Gangubai Hanagal –   A Brave Life

The world of Hindustani classical music lost one of its brightest jewels recently when Gangubai Hanagal, doyenne of the Kirana Gharana, passed away in Hubli, Karnataka at the age of 97.
Gangubai’s her journey in life was beset by the hurdles of poverty and caste and gender discrimination. Born in the boatman caste to a devadasi mother (an extremely talented Carnatic musician herself), Gangu was drawn to Hindustani music from early childhood. There is a particular poignancy to the image of the little girl listening with fascination at tea shops and outside people’s homes to catch the snatches of music on gramophone records by Abdul Karim Khan, Hirabai Barodekar and Narayanrao Vyas, and singing the same songs herself. It reminds one irresistibly of Ekalavya, learning from a clay image of Drona. Gangubai, with the help of her remarkable mother, survived hunger, and endured having abuse (“gaanewali”) and dung thrown at her, to find musical teachers and emerge triumphant with the highest awards and recognition. For every Gangubai who managed to overcome these obstacles, one wonders how many fell by the wayside, buried under the burden of deprivation and discrimination.     

Gangubai Hanagal Her mother sacrificed her own music so that the Carnatic style should not interfere with her daughter’s chosen Hindustani style. Gangubai received early training from Shri Dattopant Desai and Shri Krishnacharya before becoming a disciple of Sawai Gandharva. Her early days were full of financial hardships. She recollects, in an interview, how Abdul Karim Khan once heard her sing and encouraged her, saying “Dekho beti, khoob khana, khoob gana” (Eat heartily, sing heartily); with a wry humour which never deserted her, she told her interviewer, “Where was the food?  There was only music…!” Her powerful voice (which became deep and ‘masculine’ following a tonsil operation) emerged from her frail and slight form.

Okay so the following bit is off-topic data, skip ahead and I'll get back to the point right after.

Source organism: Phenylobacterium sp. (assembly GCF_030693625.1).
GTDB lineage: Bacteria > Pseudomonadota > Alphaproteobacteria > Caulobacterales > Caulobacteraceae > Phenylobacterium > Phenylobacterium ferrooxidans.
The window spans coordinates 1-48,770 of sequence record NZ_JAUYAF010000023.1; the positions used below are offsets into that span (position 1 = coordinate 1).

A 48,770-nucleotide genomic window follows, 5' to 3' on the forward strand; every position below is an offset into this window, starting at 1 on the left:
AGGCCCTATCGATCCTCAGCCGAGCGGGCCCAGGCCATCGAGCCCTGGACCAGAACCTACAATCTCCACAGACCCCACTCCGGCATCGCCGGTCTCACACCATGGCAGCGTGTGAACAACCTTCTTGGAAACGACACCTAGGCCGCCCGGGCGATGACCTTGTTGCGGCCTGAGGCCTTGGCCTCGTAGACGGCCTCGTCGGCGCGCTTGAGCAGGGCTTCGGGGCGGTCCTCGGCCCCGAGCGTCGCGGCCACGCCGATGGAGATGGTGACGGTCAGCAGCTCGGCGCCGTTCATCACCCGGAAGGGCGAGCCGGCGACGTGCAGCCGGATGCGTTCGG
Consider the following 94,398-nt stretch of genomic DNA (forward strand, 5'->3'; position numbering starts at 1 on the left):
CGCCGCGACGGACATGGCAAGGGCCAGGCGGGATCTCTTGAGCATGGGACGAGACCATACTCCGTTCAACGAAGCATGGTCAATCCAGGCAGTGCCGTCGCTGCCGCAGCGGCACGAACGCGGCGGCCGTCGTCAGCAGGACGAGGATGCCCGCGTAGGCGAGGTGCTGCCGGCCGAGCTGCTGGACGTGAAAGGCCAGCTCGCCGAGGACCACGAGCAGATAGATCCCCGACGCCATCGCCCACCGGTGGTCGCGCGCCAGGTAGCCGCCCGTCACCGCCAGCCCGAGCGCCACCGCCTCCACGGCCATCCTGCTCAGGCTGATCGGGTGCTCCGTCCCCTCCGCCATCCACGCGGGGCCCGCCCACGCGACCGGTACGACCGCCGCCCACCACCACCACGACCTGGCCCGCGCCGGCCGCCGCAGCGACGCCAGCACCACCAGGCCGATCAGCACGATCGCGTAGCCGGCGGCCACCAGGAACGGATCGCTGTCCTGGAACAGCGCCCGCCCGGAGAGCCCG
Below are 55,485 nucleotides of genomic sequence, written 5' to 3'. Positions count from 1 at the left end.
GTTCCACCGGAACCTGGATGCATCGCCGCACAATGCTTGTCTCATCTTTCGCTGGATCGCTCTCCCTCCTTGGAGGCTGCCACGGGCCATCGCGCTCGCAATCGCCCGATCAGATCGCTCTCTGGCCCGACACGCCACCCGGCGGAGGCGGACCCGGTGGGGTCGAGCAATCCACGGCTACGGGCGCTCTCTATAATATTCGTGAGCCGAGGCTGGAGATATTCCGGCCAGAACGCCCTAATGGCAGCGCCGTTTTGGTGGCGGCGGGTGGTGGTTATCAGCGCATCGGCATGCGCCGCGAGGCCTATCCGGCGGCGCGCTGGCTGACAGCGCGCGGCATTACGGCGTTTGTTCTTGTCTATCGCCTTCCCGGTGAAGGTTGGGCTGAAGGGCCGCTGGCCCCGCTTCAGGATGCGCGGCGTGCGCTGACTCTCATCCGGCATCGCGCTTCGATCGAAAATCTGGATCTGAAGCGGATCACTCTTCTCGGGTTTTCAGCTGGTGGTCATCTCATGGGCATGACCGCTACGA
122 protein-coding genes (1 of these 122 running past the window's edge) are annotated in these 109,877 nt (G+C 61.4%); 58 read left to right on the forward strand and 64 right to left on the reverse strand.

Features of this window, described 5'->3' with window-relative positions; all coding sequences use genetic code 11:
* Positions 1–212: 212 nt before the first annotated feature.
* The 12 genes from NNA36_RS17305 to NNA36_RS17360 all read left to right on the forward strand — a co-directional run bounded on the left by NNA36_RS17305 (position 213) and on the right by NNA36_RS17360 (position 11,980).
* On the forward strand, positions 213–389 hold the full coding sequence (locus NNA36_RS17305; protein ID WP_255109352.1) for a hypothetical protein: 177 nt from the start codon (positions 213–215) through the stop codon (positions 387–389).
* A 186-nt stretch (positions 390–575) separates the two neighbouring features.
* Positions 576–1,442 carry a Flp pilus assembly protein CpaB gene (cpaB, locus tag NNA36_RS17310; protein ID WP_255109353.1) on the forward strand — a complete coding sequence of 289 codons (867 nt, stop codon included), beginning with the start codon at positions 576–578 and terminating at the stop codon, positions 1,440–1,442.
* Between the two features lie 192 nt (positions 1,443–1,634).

Being born in a low caste and being born a woman put her in a doubly marginalised situation. She once narrated how as an 11-year-old she was part of a group which sang a welcome song at the Belgaum Indian National Congress in 1924 and she was elated to be singing in front of Gandhiji. But at the meal which followed, she was full of fear that as she was of a low caste, she would be asked to clean up after the upper castes had eaten. When asked by her guru to eat with the others, she was so mortified that she could barely raise her head. She spoke of how the Brahmin households in her native Dharwad’s Shukravaradapete were outraged when a ‘singer’s daughter’ dared to enter their orchard, and what’s more, steal mangoes. “The very same people now invite me to their houses and spread a lavish lunch for me,” she said.   
Gangubai commented on the entrenched gender bias in the world of music: “A male musician will become an ustad or a pandit, but a female musician, even one of the calibre of Kesarbai or Mogubai, will always remain a bai!” As a woman, she never had the luxury of “being lost in the art of creation”. She said in an interview, “Peace of mind is very essential in anything that you do—particularly in music. But in my case, it was just the opposite. What new things could I learn when I was constantly disturbed and unhappy? This whole concept of getting lost in music and forgetting the world around you, is a myth.” Many women writers have similarly produced their creative work in struggle against the lack of privacy and economic and social security: Kamala Das wrote at the kitchen table after her family had slept; Jane Austen is said to have had to hide her writing under blotting paper when anyone entered the room; Charlotte Bronte, George Eliot and many others wrote under male pseudonyms. 

Gangubai’s humour, humility, brave spirit and warmth, no less than her rich voice, will remain with us long after she is gone.